Cargo Bikes

In this guide we investigate, score and rank the ethical and environmental record of 11 cargo bike brands.

We also look price, electric cargo bikes, conflict minerals and give our recommended buys. 

About Ethical Consumer

This is a product guide from Ethical Consumer, the UK's leading alternative consumer organisation. Since 1989 we've been researching and recording the social and environmental records of companies, and making the results available to you in a simple format.

What to buy

What to look for when buying a bike:

  • Is it multi-purpose? Pick a bike that has a long lifespan, is fit for purpose and is going to be used regularly. (Steel bikes are your safe bet from a lifespan point of view).

  • Is it second-hand? A well-built second-hand cargo bike will help cut emissions from production, as well as waste.

Subscribe to see which companies we recommend as Best Buys and why 

What not to buy

What to avoid when buying a bike:

  • Do you need a cargo bike? If you are not going to cycle often, perhaps consider borrowing a cargo bike, at least to try it out first.

  • Is it easy to fix? The simpler a bicycle is mechanically, the easier it is to maintain and, in theory, the longer it should live.

Subscribe to see which companies to avoid and why

Score table

Updated live from our research database

← Swipe left / right to view table contents →
Brand Score(out of 20)

Our Analysis

Cycling is undoubtedly better for the planet than getting in your car. Greenhouse house gas emissions for a bike are over ten times lower. But opting to cycle often becomes harder once children, groceries, work gear and pets are thrown into the mix. 

In more and more countries across Europe, cargo bikes are providing the solution. These bikes are specially made to carry anything you may need to transport, and come in different designs according to your usual load — pet-friendly options included.

The rising popularity of cargo bikes is helping to cut down on our use of cars — and with it the associated emissions, pollution and congestion, particularly in big cities. A recent survey of cargo bike users found that 46% of those involved in cargo bike sharing schemes (these schemes have begun cropping up in Germany) would have made the same journey by car, had the scheme not been available.

Cargo bikes for deliveries

The British Post Office used the first carrier cycle in 1881. Many shopkeepers used to rely on the cargo bike to make local deliveries of bread, meat, milk and other products. In the UK, this mode of delivery has long since been replaced by the car. But in many places in the world, bikes continue to be used for transporting all sorts of everyday goods – India’s rickshaw taxis being one obvious example.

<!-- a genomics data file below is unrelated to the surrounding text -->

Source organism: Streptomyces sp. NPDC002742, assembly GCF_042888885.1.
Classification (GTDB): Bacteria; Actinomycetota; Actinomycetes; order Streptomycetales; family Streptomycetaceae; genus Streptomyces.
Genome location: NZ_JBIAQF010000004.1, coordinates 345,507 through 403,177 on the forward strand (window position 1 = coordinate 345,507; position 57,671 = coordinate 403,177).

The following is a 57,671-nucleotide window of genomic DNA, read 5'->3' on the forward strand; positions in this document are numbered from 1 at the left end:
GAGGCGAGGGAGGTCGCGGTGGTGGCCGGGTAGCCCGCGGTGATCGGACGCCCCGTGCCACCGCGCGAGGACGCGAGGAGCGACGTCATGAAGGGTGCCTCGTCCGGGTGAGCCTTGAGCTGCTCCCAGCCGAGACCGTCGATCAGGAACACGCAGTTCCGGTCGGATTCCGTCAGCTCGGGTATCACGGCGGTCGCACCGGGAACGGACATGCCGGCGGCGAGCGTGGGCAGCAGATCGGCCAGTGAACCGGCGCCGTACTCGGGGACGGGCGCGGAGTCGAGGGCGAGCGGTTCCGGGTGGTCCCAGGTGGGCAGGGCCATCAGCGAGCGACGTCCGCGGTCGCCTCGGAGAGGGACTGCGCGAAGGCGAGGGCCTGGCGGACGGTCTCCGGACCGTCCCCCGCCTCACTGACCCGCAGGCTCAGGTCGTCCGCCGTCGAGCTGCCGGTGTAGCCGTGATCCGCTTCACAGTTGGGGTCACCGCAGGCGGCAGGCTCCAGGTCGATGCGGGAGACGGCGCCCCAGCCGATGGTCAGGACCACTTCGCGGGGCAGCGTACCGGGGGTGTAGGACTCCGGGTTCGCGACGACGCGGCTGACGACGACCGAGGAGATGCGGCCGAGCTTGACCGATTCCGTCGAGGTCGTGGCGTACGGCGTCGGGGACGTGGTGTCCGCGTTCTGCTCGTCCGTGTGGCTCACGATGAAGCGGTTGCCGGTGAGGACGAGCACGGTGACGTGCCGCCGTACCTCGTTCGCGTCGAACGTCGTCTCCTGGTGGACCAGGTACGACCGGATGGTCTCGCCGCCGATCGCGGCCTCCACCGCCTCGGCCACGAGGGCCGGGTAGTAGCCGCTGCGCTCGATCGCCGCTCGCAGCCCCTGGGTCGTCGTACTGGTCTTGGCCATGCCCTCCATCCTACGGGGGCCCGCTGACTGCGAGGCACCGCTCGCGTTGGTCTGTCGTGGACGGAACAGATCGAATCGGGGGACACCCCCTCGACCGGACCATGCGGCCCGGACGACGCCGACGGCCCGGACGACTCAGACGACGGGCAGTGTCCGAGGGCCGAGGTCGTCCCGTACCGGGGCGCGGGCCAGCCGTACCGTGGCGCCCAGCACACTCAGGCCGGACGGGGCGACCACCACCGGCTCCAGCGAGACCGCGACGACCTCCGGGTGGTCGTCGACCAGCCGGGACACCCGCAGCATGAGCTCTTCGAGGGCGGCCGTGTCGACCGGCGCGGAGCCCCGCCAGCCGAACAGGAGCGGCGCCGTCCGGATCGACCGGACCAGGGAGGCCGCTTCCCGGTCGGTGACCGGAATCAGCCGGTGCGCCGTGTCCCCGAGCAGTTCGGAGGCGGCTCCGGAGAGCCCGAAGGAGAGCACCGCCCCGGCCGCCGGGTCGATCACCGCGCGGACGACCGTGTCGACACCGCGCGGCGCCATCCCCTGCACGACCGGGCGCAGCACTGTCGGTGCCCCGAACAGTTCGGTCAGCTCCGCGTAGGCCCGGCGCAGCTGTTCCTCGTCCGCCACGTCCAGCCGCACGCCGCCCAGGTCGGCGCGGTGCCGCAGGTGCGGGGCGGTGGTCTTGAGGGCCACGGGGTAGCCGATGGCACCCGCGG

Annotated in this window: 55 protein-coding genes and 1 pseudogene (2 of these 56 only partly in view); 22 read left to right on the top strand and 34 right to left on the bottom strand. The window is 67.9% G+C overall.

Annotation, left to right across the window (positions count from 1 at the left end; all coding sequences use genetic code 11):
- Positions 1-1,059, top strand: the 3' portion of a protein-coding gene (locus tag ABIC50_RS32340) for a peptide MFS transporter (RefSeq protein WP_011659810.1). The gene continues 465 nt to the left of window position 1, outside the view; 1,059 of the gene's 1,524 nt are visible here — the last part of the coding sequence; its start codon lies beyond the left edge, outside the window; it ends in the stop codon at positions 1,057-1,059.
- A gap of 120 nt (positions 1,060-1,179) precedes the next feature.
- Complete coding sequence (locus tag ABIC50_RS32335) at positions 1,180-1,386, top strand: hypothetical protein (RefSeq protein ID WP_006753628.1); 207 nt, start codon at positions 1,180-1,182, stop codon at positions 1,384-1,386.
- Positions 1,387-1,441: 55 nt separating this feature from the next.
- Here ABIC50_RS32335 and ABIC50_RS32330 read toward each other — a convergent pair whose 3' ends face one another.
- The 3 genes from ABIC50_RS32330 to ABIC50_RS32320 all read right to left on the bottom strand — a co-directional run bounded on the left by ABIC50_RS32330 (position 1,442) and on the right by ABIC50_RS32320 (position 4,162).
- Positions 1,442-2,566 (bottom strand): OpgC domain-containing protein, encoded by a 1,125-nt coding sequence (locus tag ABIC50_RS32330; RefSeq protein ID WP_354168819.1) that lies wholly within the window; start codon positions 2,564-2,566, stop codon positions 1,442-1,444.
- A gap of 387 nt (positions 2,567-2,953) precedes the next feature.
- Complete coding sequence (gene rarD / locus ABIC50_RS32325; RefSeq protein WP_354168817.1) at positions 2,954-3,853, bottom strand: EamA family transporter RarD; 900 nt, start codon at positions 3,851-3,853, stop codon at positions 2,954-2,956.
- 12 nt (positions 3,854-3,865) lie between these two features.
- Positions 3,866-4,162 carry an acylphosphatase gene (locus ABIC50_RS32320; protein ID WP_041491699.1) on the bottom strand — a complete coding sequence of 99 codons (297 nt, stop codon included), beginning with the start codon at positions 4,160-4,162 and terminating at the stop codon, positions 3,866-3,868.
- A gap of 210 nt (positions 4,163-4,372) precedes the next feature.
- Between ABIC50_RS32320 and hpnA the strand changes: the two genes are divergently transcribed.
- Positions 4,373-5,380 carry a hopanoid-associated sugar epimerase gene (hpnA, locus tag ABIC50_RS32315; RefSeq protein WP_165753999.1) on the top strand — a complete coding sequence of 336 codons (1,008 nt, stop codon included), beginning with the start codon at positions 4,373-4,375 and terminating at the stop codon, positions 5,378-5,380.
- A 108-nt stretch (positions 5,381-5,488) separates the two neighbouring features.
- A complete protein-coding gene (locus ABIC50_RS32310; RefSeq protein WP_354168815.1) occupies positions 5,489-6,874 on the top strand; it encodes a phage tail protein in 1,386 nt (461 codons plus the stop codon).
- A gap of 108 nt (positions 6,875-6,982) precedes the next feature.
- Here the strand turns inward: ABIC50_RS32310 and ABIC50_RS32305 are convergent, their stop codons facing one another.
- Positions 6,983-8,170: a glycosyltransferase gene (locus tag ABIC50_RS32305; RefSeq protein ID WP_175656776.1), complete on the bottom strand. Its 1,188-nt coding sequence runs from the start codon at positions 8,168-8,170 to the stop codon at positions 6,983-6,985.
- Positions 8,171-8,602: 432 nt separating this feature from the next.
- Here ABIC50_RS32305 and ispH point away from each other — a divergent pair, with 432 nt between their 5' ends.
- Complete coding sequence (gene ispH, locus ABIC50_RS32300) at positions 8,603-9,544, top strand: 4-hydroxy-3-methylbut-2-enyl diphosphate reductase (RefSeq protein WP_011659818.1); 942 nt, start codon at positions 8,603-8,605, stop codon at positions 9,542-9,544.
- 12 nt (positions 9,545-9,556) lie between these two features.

Some countries in Europe are also returning to this mode of transport, both for personal and professional use. They have seen a recent growth in popularity in Denmark, Germany and France, as well as the Netherlands. Most of the brands in this guide are from these countries.

The UK cargo bike market is growing, but they are still under performing in terms of their potential here. A recent study suggests that 30% of the energy used in transport in European cities goes into the delivery of goods. It also found that 25% of these journeys could be made by bike instead of motorised vehicle.

Cargo bike vs bike and trailer

So why are people opting for cargo bicycles over attaching a trailer to their bike? Well the big benefit to a cargo bike is the sheer amount of weight it can take without dragging you down. The placement of the trailer section is designed to allow the weight to impact less on your efficiency.

Image: bike and trailer
Bike and Trailer

Electric cargo bikes

If you live in a hilly city or have a posse of small children to cart around, a cargo bike might sound like hard work. For this reason, more and more brands are offering electric models. In fact, all of those included in this guide now provide electric options.

As we discussed in our guide to electric bikes, these have a lot of advantages. The bikes alone don’t differ much from normal pushbikes in terms of greenhouse gas emissions once you take into account the extra food the pushbike rider needs (based on average EU diet and electricity grid mix).

Our guide to electric bikes has lots more information on how to chose an electric bike.

Price

There are lots of different types of cargo bikes: from boxbikes and longtails to pedicabs and other types of trike. At least two British companies make bespoke cargo-bikes: Really Useful Bikes, and Cargo Bikes.